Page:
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(Died 178 AD)
Symphorian lived in the city of Autun, one of the most ancient cities of Gaul. He was born of a noble Christian family during the reign of the Roman emperor Marcus Aurelius. Though just a young man, he was known for his modesty, prudence, charity and the innocence of his manners.
The people of Autun worshiped ancient gods such as Cybele, Apollo and Diana. On the feast of Cybele her statue was carried through the streets with great pomp in a chariot richly adorned. Symphorian, however, chose not to adore it. He was seized by the mob and carried before Heraclius, the governor of the province, who happened to be then at Autun, very busy in persecuting the Christians.
Seated on his tribunal, Heraclius asked Symphorian why he refused to adore the image of the mother of the gods. The young man answered that he was a Christian and adored the true God who reigned in heaven. The judge then asked his officers whether Symphorian was a citizen of the place. One of them answered: “He is of this place, and of a noble family.”
The judge said to Symphorian: “You flatter yourself on account of your birth and are perhaps unacquainted with the emperor’s orders.” He then ordered him to be bound, and said to him: “What say you to this Symphorian?” The martyr continuing to express his abhorrence of the idol, Heraclius commanded him to be cruelly beaten with clubs and sent him to prison.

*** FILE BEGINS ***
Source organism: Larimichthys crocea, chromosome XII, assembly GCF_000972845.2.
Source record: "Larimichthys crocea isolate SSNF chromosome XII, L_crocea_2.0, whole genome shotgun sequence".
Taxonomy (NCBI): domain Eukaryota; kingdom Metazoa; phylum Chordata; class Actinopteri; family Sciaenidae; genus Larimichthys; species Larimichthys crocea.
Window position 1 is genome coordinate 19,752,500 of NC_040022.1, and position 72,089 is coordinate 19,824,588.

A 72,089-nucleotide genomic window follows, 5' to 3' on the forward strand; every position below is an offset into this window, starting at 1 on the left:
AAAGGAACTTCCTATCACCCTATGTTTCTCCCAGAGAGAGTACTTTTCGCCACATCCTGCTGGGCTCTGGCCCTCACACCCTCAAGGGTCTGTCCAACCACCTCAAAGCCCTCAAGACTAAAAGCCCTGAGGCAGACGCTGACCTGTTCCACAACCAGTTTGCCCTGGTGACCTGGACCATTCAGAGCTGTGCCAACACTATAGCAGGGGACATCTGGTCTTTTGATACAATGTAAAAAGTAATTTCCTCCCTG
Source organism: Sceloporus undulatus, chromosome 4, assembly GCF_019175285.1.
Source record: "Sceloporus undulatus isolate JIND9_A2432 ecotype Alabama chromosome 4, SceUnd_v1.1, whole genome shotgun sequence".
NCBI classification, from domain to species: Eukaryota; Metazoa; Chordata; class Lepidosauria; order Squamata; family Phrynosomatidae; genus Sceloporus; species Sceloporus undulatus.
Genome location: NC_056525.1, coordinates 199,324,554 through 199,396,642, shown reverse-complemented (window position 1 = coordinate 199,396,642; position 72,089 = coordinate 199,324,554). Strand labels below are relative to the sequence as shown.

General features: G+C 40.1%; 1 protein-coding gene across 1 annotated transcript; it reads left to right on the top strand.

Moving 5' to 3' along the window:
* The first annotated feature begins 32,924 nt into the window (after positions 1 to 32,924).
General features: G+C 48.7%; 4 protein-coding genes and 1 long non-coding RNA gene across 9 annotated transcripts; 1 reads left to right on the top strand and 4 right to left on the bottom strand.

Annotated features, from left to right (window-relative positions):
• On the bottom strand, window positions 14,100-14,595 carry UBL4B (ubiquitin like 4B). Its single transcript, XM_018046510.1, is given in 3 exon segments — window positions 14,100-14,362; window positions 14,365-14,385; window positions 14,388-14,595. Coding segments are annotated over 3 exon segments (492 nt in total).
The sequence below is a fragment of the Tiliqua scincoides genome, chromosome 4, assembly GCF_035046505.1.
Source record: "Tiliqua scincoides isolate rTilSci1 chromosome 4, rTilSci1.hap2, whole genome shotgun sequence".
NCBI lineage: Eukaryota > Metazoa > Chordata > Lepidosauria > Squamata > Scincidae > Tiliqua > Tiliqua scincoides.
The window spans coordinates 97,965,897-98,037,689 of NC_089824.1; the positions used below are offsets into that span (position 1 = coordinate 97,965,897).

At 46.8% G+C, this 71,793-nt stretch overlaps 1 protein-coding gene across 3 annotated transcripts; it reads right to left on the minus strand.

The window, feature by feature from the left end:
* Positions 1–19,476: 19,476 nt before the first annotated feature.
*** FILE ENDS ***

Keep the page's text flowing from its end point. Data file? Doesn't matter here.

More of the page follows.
Two days after, Symphorian was brought out of his dark dungeon and presented before the tribunal. Heraclius courted him saying: “It would be much better for you to serve the immortal gods, and to receive a gratuity from the public treasury, with an honorable military office. If you have a mind, I will cause the altars to be adorned with flowers that you may offer to the gods the incense which is due to them.”
Symphorian replied that he despised the offers that were made to him and abhorred the cruel and extravagant superstitions that were made use of in the worship of Cybele.
In the end, the judge condemned Symphorian to die by the sword. The martyr heard the sentence with joy and as he was carried out of the town to execution, his mother, standing on the walls of the city to see him pass by, cried out to him: “My son, my son Symphorian: remember the living God, and be of good courage. Raise your heart to heaven and consider him who reigns there.”
Some religious persons carried away his body privately and buried it in a cave, near a fountain in an out of the way place. His tomb became famous for miracles, and in the middle of the fifth century Euphronius, a priest, afterwards bishop of Autun, built a church over it in his honor.